Incite/Insight Winter 2019 FINAL Incite Insight Winter 2019 - Page 15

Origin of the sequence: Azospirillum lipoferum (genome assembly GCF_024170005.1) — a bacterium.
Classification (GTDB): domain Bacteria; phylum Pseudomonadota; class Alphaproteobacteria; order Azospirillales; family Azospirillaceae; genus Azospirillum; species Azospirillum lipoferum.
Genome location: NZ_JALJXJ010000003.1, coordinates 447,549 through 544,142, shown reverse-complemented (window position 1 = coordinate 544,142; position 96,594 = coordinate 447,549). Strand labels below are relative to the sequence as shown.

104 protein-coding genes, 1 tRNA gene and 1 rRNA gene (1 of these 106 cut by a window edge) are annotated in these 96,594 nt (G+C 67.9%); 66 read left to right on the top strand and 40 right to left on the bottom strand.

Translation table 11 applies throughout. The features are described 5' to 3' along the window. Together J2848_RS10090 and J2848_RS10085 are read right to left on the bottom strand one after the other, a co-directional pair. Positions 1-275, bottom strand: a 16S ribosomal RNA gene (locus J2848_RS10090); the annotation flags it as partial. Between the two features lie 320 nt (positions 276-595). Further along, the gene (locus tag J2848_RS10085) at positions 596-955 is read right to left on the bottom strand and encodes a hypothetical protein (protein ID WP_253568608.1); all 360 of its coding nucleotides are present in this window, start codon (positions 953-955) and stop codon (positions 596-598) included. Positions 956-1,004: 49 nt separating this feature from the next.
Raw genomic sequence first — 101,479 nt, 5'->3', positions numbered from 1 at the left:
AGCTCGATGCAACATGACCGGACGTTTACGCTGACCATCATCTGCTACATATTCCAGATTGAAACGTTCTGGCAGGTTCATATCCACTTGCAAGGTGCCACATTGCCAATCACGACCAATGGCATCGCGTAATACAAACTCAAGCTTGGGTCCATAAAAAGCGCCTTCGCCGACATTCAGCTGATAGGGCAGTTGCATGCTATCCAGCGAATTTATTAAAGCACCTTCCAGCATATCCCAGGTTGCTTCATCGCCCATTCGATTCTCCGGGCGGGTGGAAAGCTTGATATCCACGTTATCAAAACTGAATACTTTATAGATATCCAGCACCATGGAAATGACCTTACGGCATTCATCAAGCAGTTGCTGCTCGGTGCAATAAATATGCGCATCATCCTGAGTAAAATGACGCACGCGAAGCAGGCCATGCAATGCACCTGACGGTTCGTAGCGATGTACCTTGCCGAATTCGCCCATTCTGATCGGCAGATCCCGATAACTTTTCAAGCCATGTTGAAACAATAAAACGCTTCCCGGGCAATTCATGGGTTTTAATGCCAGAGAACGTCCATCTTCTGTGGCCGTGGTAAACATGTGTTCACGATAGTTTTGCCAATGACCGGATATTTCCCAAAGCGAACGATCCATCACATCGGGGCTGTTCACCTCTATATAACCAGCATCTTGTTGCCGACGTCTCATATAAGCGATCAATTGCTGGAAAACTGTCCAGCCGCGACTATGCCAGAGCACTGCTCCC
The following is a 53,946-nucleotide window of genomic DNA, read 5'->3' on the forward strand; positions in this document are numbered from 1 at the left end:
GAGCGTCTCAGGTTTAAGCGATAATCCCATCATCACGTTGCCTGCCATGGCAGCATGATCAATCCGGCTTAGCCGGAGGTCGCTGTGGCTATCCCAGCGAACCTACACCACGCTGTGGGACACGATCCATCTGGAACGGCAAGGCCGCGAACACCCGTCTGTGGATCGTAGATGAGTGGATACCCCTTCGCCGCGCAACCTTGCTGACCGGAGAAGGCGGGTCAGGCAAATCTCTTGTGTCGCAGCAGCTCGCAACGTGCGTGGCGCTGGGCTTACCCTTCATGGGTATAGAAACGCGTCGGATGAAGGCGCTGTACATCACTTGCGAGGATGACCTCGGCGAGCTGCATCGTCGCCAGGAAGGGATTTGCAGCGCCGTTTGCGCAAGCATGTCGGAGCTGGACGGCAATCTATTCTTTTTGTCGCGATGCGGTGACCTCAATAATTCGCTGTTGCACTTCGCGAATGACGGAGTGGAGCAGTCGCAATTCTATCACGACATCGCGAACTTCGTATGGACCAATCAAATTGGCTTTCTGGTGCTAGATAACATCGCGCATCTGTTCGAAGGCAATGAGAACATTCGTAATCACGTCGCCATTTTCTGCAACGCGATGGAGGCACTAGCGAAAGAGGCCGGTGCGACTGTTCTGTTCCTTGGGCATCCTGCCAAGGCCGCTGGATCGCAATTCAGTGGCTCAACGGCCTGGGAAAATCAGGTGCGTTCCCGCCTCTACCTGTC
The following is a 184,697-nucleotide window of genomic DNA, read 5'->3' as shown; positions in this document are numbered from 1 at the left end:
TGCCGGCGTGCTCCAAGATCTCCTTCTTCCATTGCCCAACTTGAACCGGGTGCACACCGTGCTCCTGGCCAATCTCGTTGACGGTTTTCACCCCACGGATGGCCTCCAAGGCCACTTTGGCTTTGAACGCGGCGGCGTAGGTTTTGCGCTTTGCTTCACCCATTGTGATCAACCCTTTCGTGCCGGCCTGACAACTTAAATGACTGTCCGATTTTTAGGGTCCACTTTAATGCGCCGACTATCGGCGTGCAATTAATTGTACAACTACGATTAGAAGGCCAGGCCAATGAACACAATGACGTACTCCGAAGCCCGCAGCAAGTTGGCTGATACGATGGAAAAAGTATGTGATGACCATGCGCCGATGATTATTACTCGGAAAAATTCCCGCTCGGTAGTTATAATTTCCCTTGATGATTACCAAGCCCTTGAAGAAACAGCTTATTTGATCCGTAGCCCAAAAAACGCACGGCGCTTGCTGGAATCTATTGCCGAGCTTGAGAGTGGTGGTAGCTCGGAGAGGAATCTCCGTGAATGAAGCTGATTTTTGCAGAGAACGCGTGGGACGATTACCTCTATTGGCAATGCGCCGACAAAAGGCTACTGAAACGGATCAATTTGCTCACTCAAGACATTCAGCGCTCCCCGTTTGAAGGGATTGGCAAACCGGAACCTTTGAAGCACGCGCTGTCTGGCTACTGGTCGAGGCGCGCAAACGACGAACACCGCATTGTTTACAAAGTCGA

15 I n c i t e / I ns i ght stores, it is unsurprising that we have not a single theatrical or dance supply store on the island. Living within sight of Mauna Kea, the tallest mountain on earth, in a town just 90 minutes north of Kilauea’s live volcano, inspires us to reach higher and with immediacy. To get there, we are resourceful beyond measure. The Two-Person Department Yet, even with institutional support, we as a two- faculty department have many of the same struggles as other teaching artists: limited space, budget and time; competing priorities such as committee meetings, curriculum mapping and development, and advising; and sharing our talent pool with other extracurricular activities. In order to transcend the limits of our program and expose our students to the arts beyond our classrooms, we engage with local organizations. Big Bonds on the Big Island Our chorus performs at many off-campus events, including the Hawai`i State Chorus Festival in Honolulu. The Waimea Community Theatre presents two plays a year in our school theatre—a space regularly rented by this and other non-profit groups. The nearby 500-seat regional arts center, Kahilu Theatre, has been an invaluable “big-sister” organization to us; their technical department provides maintenance and assistance for our lighting and sound systems. Our classes go to see professional touring companies, tour their art exhibits, and take their master classes. Our students and staff participate in various productions, internships, and training opportunities with resident programs such as the Prince Dance Institute and the Kahilu Youth Theatre Troupe. W i n te r 20 1 9 cultural training but no performance space, our school lacks a hula studies program but we have a stage. Our International Thespian Society (Chapter 7723) and I provided the technical design and support as well as the house management for about 200 audience members from the local and school community. The production was so successful and unique to both the hula and theatre communities here that we currently are preparing for a March 2019 encore performance at Honoka`a People’s Theatre. A Culture of Aloha Growing the Parker School cultural and performing arts community is where the magic happens for me. We manifest our greatest potential when people from across our school and local community feel changed, inspired and entertained in the spaces held down and open by our program. We strive to create, sing, dance, and play with aloha, that is, with life force and love. At best, our work not only educates and entertains but helps us understand how the teaching and learning of performing arts increase our capacities as human beings, at home on this island and in the greater world Parker School Dramatiques’ Mother Courage and Her Children. Clockwise from top: Stacee Firestone, Katie Carey, Ellie Carey, Ethan Tawater, Kouske Soler, Taiga Okada. Hula Drama To date, my favorite school-community collaboration is the 2018 co-production of The Romance of Lā`ieikawai: A Hula Drama. A first- ever for Parker School, this project brought over 25 cultural practitioners and their families from Helele`i Pua`o Waipi`o (a hula hālau or school) and the Hawaiian Cultural Center of Hāmākua (from our neighboring town of Honoka`a) together in a scripted and rehearsed production of hula, chanting, and storytelling. Their groups have the Photo Credit: Parker School Angela Dee Kūliaikanu’u Alforque, Ed.D is the director of performing arts at Parker School in Kamuela, Hawaii.